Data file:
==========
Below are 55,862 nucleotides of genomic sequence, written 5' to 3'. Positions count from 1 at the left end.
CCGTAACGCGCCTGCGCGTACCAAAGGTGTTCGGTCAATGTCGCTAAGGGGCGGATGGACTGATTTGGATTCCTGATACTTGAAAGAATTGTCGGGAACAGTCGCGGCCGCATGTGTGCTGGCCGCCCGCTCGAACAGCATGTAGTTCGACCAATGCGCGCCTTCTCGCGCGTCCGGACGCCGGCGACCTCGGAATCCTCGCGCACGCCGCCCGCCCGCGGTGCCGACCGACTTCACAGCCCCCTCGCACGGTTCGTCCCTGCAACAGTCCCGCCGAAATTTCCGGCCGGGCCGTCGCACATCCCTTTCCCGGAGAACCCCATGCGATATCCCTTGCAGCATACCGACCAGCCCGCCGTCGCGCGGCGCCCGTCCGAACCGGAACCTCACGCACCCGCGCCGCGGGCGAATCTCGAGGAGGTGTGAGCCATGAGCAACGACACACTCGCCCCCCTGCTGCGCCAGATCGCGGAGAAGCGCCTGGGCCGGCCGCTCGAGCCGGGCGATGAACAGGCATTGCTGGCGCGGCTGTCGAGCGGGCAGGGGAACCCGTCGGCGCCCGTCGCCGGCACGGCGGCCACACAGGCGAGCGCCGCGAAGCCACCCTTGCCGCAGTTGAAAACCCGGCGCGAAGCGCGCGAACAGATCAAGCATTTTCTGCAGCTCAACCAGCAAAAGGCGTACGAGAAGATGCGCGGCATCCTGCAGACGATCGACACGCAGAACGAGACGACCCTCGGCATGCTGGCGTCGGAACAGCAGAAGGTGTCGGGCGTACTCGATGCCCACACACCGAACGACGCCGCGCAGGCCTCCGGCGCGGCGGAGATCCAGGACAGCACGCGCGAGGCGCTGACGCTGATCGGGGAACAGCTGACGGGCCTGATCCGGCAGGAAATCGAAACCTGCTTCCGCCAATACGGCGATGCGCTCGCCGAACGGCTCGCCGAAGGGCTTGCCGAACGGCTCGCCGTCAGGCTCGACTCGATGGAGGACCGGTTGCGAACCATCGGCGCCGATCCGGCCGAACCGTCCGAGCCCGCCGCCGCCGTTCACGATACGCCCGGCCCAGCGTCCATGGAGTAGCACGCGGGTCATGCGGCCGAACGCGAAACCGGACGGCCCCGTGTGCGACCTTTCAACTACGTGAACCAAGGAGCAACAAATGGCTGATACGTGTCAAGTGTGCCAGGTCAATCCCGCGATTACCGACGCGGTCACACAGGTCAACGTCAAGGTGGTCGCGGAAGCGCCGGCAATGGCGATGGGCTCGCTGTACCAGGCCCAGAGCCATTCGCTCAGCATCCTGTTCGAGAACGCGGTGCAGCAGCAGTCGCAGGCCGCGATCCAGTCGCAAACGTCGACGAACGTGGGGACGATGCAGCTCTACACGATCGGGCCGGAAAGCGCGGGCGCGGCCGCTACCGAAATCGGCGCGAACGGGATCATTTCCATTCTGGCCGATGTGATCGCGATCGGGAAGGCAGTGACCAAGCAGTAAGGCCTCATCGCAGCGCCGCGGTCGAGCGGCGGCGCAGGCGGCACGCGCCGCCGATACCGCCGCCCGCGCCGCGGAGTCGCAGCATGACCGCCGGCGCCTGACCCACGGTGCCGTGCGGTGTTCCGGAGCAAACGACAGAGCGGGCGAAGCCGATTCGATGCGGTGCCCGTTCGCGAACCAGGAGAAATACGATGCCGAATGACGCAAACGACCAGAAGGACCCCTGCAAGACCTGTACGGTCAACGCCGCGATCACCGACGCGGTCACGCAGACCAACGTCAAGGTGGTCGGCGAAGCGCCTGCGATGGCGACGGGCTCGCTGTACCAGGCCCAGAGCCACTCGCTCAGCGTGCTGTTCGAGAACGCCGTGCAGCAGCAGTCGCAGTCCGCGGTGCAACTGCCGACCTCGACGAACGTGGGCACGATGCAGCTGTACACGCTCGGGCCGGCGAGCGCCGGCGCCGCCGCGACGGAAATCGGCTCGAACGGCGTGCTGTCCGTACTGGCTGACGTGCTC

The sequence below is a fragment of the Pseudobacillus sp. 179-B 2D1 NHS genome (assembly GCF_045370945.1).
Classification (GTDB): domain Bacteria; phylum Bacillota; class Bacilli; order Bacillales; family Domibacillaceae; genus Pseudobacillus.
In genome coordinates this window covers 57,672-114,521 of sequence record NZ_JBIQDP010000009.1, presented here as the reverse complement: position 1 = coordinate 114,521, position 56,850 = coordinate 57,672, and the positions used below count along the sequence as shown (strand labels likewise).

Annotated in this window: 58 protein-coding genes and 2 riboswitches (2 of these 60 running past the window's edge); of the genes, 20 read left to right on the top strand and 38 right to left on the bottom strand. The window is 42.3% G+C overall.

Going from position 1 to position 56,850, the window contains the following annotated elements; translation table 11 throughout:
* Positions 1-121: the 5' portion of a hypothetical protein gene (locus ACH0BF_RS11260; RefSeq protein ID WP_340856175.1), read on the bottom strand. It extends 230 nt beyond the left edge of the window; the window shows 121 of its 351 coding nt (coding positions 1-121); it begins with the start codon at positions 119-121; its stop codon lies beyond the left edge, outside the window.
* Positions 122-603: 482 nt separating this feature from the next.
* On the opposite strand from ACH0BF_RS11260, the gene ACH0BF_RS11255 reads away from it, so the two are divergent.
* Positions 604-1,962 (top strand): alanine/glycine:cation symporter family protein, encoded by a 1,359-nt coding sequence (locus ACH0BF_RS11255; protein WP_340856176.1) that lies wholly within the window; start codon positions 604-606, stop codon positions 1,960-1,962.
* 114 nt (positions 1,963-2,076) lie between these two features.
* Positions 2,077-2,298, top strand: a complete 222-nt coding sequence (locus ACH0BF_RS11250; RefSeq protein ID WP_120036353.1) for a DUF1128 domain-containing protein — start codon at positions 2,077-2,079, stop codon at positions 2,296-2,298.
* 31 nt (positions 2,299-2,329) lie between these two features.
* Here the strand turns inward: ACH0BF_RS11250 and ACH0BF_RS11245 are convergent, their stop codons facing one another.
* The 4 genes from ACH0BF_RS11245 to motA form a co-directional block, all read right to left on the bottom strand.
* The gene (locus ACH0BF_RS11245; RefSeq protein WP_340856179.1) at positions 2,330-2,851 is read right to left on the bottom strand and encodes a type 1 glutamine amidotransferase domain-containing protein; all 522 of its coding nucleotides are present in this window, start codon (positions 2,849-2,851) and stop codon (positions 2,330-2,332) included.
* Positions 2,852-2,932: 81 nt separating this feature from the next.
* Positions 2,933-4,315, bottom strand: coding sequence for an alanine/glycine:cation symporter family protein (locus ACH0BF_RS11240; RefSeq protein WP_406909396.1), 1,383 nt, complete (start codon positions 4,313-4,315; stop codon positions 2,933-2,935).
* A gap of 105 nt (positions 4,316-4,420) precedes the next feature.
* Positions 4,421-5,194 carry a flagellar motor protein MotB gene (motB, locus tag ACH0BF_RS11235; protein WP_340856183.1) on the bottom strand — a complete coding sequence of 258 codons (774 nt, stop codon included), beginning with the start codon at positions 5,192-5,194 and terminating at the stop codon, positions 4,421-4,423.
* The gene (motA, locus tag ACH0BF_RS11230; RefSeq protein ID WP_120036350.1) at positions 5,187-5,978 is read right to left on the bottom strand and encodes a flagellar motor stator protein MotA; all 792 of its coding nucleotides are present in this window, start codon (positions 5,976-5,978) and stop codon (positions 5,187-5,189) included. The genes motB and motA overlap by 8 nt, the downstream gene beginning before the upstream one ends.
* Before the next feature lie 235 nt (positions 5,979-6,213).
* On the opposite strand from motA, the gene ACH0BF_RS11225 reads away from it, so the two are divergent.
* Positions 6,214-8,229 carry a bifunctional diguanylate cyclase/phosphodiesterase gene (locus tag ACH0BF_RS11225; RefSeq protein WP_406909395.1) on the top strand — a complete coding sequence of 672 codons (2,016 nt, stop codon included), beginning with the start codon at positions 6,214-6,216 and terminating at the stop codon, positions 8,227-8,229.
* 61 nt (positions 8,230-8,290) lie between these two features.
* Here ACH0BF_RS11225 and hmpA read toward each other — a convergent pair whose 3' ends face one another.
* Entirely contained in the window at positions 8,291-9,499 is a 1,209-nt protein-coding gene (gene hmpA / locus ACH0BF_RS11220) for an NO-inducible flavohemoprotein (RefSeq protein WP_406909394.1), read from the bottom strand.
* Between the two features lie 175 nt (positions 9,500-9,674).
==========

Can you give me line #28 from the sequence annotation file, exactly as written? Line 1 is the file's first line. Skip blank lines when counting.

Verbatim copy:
* Entirely contained in the window at positions 8,291-9,499 is a 1,209-nt protein-coding gene (gene hmpA / locus ACH0BF_RS11220) for an NO-inducible flavohemoprotein (RefSeq protein WP_406909394.1), read from the bottom strand.